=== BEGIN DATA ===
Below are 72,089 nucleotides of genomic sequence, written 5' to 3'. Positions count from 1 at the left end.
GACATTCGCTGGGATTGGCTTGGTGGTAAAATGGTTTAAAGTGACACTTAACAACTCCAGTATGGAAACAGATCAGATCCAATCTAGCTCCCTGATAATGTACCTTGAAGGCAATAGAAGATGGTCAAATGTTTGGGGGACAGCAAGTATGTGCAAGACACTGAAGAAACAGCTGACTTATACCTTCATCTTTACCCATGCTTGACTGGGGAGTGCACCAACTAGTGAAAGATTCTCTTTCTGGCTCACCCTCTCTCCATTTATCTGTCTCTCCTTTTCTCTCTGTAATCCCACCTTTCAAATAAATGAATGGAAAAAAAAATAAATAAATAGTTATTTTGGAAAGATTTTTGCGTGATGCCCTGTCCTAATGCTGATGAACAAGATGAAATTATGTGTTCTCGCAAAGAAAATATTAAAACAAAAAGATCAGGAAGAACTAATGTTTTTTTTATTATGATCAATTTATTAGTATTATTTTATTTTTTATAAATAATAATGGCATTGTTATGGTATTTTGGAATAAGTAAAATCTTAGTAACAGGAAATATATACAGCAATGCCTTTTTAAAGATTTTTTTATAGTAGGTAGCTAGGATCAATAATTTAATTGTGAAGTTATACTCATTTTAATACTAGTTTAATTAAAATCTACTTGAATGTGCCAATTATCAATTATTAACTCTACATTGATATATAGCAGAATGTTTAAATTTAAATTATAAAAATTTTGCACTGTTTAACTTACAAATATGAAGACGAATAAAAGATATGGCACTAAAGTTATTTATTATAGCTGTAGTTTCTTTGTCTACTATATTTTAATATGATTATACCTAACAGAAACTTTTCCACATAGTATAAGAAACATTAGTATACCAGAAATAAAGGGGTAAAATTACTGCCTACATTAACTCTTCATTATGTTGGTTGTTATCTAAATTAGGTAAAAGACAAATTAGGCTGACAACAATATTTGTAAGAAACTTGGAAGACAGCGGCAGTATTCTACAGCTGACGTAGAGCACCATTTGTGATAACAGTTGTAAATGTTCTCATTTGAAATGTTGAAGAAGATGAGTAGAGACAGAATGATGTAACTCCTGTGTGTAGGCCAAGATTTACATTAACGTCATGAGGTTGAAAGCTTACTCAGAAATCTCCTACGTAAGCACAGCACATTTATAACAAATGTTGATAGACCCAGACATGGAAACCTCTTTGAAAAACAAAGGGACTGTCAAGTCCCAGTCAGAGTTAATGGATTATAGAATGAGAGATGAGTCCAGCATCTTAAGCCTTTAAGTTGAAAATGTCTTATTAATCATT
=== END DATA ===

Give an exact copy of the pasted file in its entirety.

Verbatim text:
Below are 72,089 nucleotides of genomic sequence, written 5' to 3'. Positions count from 1 at the left end.
GACATTCGCTGGGATTGGCTTGGTGGTAAAATGGTTTAAAGTGACACTTAACAACTCCAGTATGGAAACAGATCAGATCCAATCTAGCTCCCTGATAATGTACCTTGAAGGCAATAGAAGATGGTCAAATGTTTGGGGGACAGCAAGTATGTGCAAGACACTGAAGAAACAGCTGACTTATACCTTCATCTTTACCCATGCTTGACTGGGGAGTGCACCAACTAGTGAAAGATTCTCTTTCTGGCTCACCCTCTCTCCATTTATCTGTCTCTCCTTTTCTCTCTGTAATCCCACCTTTCAAATAAATGAATGGAAAAAAAAATAAATAAATAGTTATTTTGGAAAGATTTTTGCGTGATGCCCTGTCCTAATGCTGATGAACAAGATGAAATTATGTGTTCTCGCAAAGAAAATATTAAAACAAAAAGATCAGGAAGAACTAATGTTTTTTTTATTATGATCAATTTATTAGTATTATTTTATTTTTTATAAATAATAATGGCATTGTTATGGTATTTTGGAATAAGTAAAATCTTAGTAACAGGAAATATATACAGCAATGCCTTTTTAAAGATTTTTTTATAGTAGGTAGCTAGGATCAATAATTTAATTGTGAAGTTATACTCATTTTAATACTAGTTTAATTAAAATCTACTTGAATGTGCCAATTATCAATTATTAACTCTACATTGATATATAGCAGAATGTTTAAATTTAAATTATAAAAATTTTGCACTGTTTAACTTACAAATATGAAGACGAATAAAAGATATGGCACTAAAGTTATTTATTATAGCTGTAGTTTCTTTGTCTACTATATTTTAATATGATTATACCTAACAGAAACTTTTCCACATAGTATAAGAAACATTAGTATACCAGAAATAAAGGGGTAAAATTACTGCCTACATTAACTCTTCATTATGTTGGTTGTTATCTAAATTAGGTAAAAGACAAATTAGGCTGACAACAATATTTGTAAGAAACTTGGAAGACAGCGGCAGTATTCTACAGCTGACGTAGAGCACCATTTGTGATAACAGTTGTAAATGTTCTCATTTGAAATGTTGAAGAAGATGAGTAGAGACAGAATGATGTAACTCCTGTGTGTAGGCCAAGATTTACATTAACGTCATGAGGTTGAAAGCTTACTCAGAAATCTCCTACGTAAGCACAGCACATTTATAACAAATGTTGATAGACCCAGACATGGAAACCTCTTTGAAAAACAAAGGGACTGTCAAGTCCCAGTCAGAGTTAATGGATTATAGAATGAGAGATGAGTCCAGCATCTTAAGCCTTTAAGTTGAAAATGTCTTATTAATCATT